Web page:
Dr. Peters says to have good diabetes control it helps to think like an engineer: collect data, analyze patterns, adjust accordingly—and understand the system’s never perfect.
“Unfortunately, or maybe fortunately, it’s happened more than once where my pump system has failed because of altitude, rain, or sweat,” says Stephen England, an ultrarunner from New York with Type I diabetes. “Or, my CGM may fall off my stomach or my arm, wherever I put it; or, it may just fail. You can’t always control every element.”
England, who runs for Team Type 1, has completed over 50 trail races, including 11 100-mile races and the Tahoe 200. In extreme weather (hot or cold), England has had to develop strategies to keep his insulin close to room temperature. He’s also learned to have extra insulin and carbs on-hand in case blood-sugar levels drop or spike, and to anticipate be equipment malfunctions.
This past June, while England was half-way through Big Horn 100, his Personal Diabetes Manager (PDM)—which is a digital device that allows him to control how much insulin to administer—lost all charge and died. (It was supposed to last one week.) So, England quickly switched to Plan B, which meant giving himself insulin injections from mile 55 to the finish.
“It’s really about preparing for the worst-case scenario,” he says. “And if that means I carry more supplies in my hydration pack than my competitors, then so be it.” So far, England has been able to get to the finish line of every single race he’s started, which, he says, “is a really proud thing to have on my resume.”
Carrion completed R2R2R—her first 50-miler—that evening in May, after nearly 17 hours on the trail. It was hard, she said, and at mile 40 she hit a low; but, she had everything she needed to bring her glucose levels back within range and emerge from the canyon an ultrarunner.
Carrion has learned to be aware of her blood-sugar level at all times; she also always makes sure she has extra food, insulin, a back-up glucose monitoring device, as well as a running partner.
“And if all those things are in check,” she adds, “then there’s no need to be scared.”
There are two vital components to diabetes management: monitoring blood-glucose levels and administering insulin.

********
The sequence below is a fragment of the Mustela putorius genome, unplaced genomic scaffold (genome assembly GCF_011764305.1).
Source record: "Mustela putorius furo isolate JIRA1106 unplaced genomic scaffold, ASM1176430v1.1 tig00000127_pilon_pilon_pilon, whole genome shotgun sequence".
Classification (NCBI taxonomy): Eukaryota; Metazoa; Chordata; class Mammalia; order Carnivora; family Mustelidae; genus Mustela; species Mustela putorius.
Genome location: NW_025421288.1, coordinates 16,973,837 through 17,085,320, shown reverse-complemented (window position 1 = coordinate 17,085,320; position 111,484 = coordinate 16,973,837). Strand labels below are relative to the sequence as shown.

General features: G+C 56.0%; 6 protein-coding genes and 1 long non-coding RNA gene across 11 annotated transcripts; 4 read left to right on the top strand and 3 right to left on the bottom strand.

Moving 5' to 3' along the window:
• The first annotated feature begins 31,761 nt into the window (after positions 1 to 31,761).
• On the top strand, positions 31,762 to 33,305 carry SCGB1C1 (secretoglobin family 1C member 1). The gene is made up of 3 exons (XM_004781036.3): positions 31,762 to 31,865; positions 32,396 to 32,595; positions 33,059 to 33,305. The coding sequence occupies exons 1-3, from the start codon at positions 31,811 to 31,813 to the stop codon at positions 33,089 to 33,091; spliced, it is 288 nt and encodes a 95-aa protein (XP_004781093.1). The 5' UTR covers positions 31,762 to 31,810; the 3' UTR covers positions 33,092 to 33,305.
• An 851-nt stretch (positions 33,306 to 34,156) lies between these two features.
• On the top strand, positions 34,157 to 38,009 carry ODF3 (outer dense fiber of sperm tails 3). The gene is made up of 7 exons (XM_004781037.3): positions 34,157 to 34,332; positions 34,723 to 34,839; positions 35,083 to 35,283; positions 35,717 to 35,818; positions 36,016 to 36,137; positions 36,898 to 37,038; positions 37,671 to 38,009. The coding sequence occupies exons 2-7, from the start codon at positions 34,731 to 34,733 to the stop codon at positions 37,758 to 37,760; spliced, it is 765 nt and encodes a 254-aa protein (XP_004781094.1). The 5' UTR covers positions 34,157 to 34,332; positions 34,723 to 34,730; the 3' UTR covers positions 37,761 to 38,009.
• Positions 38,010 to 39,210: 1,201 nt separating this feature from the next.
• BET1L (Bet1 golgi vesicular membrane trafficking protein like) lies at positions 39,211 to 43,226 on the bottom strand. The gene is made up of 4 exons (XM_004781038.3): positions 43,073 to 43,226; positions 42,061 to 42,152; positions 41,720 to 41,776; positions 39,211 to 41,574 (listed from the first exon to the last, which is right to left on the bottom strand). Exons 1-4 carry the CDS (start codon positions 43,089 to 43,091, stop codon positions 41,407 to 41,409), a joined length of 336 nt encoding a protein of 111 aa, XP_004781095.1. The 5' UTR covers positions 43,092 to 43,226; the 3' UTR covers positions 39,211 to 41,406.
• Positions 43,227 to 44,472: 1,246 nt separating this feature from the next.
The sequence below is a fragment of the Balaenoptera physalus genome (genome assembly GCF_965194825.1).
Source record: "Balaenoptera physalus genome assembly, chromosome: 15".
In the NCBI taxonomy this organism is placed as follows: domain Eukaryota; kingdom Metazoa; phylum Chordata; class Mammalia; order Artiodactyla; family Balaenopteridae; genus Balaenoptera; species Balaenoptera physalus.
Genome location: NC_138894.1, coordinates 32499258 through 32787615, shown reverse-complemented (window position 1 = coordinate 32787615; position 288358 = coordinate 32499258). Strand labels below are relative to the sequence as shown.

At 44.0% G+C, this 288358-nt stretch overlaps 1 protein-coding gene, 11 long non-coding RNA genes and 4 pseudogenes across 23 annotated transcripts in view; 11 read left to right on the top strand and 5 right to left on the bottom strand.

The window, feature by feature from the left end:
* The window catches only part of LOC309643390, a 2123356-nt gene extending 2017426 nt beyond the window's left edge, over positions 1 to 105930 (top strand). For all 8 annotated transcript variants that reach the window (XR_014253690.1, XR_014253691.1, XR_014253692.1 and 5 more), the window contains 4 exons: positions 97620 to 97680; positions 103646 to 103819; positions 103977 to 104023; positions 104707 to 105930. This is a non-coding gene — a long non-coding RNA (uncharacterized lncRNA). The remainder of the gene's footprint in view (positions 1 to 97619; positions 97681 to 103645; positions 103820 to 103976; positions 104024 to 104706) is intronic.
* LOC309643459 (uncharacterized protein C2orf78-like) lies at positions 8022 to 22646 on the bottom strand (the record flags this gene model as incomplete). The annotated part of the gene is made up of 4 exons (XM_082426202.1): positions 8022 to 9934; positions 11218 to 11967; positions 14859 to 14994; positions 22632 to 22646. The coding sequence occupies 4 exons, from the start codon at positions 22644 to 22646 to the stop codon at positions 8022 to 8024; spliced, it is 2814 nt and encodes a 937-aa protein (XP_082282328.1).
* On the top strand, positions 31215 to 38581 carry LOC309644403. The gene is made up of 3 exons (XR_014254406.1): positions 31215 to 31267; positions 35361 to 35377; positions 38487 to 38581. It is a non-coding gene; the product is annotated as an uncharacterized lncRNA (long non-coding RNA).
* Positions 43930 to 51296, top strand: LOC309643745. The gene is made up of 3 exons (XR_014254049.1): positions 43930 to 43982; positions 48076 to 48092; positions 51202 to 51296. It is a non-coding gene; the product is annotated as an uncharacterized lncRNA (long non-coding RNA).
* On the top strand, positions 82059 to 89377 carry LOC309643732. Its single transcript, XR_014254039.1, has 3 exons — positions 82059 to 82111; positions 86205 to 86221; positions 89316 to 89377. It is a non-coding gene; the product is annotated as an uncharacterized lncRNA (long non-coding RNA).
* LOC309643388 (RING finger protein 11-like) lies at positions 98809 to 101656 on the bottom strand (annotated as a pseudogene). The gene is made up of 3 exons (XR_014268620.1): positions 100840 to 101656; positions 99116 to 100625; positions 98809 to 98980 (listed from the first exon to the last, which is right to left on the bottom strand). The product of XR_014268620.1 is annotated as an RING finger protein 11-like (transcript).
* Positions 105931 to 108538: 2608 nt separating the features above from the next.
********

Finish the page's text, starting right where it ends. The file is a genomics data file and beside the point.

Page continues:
1. Monitoring Blood Glucose Levels: Glucose Meter or CGM
A Blood Glucose Meter requires a finger prick to produce a miniscule amount of blood, which is then put on a test strip and read on a digital monitor.
Continuous Glucose Monitors (CGM) are a fairly new invention, currently only used by a small fraction of diabetics. CGMs come in the form of a patch, which inserts a tiny sensor wire into the interstitial fluid beneath the skin. This sensor—when paired with a transmitter—takes blood glucose readings, then sends these numbers to users’ smartphones roughly every 15 minutes.
2. Administering Insulin: Injections or Pump
Injection Therapy means self injections about four times a day with a needle or pen. Diabetics need one dose of long-acting insulin (“basal rate”), which lasts 24 hours, as well as one dose of fast-acting insulin (“bolus”), which lasts roughly four hours and is taken with each meal. A “bolus” is measured against the amount of carbs consumed.
Pump Technology works with a small tube that goes into the skin and can remain in place for up to 10 days. The pump itself is a digital device that releases insulin based on pre-programmed “basal” and “bolus” rates. Pump users can also adjust their dosage in any given moment based on their activity level and carbohydrate consumption.
Claire Walla is a runner and writer from Los Angeles who recently moved to the Pacific Northwest, and has a newfound love and appreciation for her pancreas.